The Wit and Wisdom of Lee Trevino — The Hispanic Yogi Berra of Golf
What a strange year it’s been for sports fans, whatever your passion. No March Madness. No Major League Baseball. Are people really watching re-runs of previous Super Bowls? And then there’s golf.
Golf had been one of my father’s passions, so I was introduced to the game quite early. When we were kids in Cleveland he’d drive us to a certain stretch of forest adjacent to golf course where he’d have us do a scavenger hunt for golf balls. He knew exactly where to have us look, in part because a few of these may have been his at one time.
I later caddied for a couple years while in high school, enjoying the benefit of playing free on Mondays. Though my skills never advanced beyond being a hack, I enjoyed the game and followed the PGA circuit enough (via Sports Illustrated and televised tournament golf) to know who the name players were. My dad was part of Arnie’s Army, the nickname given to the fans and followers of that golf great whose chief adversary (and respected friend) was the “Golden Bear” Jack Nicklaus. Gtandpa liked Sam Snead. I myself liked the South African Gary Player, in part because he always wore black, like an outlaw of sorts.
And then, there was Lee Trevino.
Here’s the story about Lee Trevino that most stood out for me. I believe I read it in Sports Illustrated about a half century ago. Before turning pro he used to make money by putting money on the game. He happened to have a giant Pepsi bottle that he used to play golf with. He would bet against other golfers that he could beat them using only a Pepsi bottle against their full set of clubs. He purportedly made out pretty well that way. If I have my facts right, this may have been what pushed him to compete in the pros.
His achievements were many, and in 1971 he became the first player to win the U.S. Open, British Open and Canadian Open the same year. In fact, he did it in a three-week span.
Trevino also had another unusual threesome. He has been purportedly struck by lightning three times, one of them during the 1975 Western Open. The odds of being struck by lightning during your lifetime, for what it’s worth, are 300,000 to one, though I’m guessing your odds might improve considerably if you’re routinely out on a fairway when storms roll in.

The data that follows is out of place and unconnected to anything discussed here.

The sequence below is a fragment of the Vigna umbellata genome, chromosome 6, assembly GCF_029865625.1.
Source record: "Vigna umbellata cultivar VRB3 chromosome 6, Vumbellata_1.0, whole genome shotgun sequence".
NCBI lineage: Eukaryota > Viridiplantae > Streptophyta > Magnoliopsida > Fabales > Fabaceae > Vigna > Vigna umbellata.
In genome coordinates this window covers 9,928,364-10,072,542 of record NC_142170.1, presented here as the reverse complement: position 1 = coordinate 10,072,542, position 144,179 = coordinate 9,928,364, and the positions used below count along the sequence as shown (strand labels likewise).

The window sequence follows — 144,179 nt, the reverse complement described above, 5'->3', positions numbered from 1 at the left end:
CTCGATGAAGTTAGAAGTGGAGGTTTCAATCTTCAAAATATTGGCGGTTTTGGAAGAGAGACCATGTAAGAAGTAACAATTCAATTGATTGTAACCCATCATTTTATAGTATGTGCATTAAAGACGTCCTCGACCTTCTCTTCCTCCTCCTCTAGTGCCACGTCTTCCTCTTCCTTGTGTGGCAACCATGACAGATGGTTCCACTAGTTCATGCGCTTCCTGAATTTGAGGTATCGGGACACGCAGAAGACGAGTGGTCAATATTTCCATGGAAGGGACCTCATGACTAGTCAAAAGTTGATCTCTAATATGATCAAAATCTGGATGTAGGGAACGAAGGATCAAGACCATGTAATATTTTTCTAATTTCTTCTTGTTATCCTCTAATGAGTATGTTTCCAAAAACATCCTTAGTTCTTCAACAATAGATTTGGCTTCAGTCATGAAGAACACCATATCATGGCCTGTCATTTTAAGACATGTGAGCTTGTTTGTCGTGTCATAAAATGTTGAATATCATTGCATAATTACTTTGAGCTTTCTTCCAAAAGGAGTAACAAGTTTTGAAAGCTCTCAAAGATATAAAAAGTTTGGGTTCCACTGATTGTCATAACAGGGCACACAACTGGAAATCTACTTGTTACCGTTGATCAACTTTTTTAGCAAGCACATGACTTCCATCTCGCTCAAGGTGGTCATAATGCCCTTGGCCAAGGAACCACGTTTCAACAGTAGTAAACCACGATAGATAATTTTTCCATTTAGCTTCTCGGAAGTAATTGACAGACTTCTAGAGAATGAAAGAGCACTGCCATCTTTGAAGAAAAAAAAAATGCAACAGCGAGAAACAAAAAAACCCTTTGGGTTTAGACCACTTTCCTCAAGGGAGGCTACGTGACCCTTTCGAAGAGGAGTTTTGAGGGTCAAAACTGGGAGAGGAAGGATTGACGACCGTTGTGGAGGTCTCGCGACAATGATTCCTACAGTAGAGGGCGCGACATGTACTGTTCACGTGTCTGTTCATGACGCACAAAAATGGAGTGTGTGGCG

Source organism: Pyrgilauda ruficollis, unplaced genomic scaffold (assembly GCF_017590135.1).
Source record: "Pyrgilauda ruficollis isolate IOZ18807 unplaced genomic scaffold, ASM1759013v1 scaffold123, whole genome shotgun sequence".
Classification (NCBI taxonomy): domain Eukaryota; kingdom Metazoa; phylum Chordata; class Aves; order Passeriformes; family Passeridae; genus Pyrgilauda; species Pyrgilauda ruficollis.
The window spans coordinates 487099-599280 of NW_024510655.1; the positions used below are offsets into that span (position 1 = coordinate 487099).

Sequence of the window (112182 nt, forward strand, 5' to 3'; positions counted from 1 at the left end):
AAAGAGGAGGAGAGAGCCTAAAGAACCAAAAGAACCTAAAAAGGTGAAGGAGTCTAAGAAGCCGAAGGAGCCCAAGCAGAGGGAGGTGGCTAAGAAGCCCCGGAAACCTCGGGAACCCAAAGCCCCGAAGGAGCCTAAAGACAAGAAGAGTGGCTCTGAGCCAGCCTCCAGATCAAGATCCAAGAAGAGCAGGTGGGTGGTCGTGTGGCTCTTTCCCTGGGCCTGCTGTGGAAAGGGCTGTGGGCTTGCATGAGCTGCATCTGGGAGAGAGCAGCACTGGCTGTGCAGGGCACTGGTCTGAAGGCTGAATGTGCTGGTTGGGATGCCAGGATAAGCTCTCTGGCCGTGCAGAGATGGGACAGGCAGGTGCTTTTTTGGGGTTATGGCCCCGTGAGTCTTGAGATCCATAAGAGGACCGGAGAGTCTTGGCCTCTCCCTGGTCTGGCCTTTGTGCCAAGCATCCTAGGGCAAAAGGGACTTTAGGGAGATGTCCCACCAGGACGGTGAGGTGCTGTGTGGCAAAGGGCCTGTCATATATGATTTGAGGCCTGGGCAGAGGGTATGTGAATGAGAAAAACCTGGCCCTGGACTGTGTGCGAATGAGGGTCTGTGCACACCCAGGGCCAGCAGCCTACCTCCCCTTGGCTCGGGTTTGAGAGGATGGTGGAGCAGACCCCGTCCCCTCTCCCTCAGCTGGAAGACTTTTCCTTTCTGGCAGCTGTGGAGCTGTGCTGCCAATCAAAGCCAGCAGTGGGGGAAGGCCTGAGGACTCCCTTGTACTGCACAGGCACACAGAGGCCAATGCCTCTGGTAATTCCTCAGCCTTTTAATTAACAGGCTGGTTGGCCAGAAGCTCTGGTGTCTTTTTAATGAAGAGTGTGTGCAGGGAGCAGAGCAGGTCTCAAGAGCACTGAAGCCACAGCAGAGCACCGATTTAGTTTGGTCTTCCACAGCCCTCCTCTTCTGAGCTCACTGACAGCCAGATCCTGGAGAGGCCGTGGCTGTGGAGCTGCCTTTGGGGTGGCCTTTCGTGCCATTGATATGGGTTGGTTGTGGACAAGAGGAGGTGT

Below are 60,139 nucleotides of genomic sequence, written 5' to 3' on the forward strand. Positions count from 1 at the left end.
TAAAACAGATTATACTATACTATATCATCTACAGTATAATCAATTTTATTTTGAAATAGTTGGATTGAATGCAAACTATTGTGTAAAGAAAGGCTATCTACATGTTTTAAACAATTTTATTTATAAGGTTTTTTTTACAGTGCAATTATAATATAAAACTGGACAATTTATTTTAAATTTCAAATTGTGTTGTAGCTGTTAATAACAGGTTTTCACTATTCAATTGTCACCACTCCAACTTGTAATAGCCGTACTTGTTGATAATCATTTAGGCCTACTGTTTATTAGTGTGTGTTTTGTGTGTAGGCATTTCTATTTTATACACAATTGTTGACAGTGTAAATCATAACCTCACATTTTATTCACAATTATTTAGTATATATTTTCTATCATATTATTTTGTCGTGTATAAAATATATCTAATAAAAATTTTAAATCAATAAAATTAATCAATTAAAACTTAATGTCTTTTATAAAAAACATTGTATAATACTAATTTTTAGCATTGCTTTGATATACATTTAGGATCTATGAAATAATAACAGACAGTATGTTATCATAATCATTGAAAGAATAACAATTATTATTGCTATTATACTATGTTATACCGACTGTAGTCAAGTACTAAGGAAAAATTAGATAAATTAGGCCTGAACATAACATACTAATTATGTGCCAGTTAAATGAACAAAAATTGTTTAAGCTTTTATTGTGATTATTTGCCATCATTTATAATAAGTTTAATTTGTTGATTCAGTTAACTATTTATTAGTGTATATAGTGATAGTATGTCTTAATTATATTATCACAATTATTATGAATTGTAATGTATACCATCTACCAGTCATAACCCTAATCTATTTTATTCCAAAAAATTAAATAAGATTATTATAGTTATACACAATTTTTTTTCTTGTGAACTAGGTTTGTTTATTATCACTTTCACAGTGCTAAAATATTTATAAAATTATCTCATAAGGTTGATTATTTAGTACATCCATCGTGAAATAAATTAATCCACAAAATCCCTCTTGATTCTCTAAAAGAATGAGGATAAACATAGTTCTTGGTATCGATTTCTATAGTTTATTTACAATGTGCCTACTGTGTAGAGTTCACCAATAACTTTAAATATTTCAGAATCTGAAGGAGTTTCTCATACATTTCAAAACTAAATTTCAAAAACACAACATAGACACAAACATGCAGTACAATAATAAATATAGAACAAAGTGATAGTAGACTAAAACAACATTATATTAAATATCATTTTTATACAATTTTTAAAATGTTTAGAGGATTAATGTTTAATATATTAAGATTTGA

Lee Trevino grew up quite poor. He has no memory of his father who abandoned the family while he was very young. At age five he was helping bring in an income picking cotton. How he emerged from these roots to become an elite golfer is a tale for another place in time.
Baseball fans are well acquainted with the Yogi Berra’s Yogi-isms. (My wife and I frequently recite Yogi’s restaurant quip, “No one eats there anymore because it’s too busy.”) Lee Trevino’s wit with words can be equally entertaining. Here are ten statements to get you started.
1. The older I get, the better I used to be.
2. If you are caught on a golf course during a storm and are afraid of lightning, hold up a 1-iron. Not even God can hit a 1-iron.
3. Pressure is playing for ten dollars when you don’t have a dime in your pocket.
4. When you’re poor, you know nothing about the future, you know nothing about the world, nothing that goes on outside 300 yards around you.
5. You’re Mexican until you make money and then you’re Spanish.
6. Golf is a game invented by the same people who think music comes out of a bagpipe.
7. My swing is so bad I look like a caveman killing his lunch.
8. I’m not out there just to be dancing around. I expect to win every time I tee up.
9. I’m not saying my golf game went bad, but if I grew tomatoes, they’d come up sliced.
10. Every golfer should come to the first tee with fourteen clubs, a dozen balls, a handful of tees, and at least one great golf story.
Meantime, life goes on all around you. Give it your best shot.
Originally published at https://pioneerproductions.blogspot.com.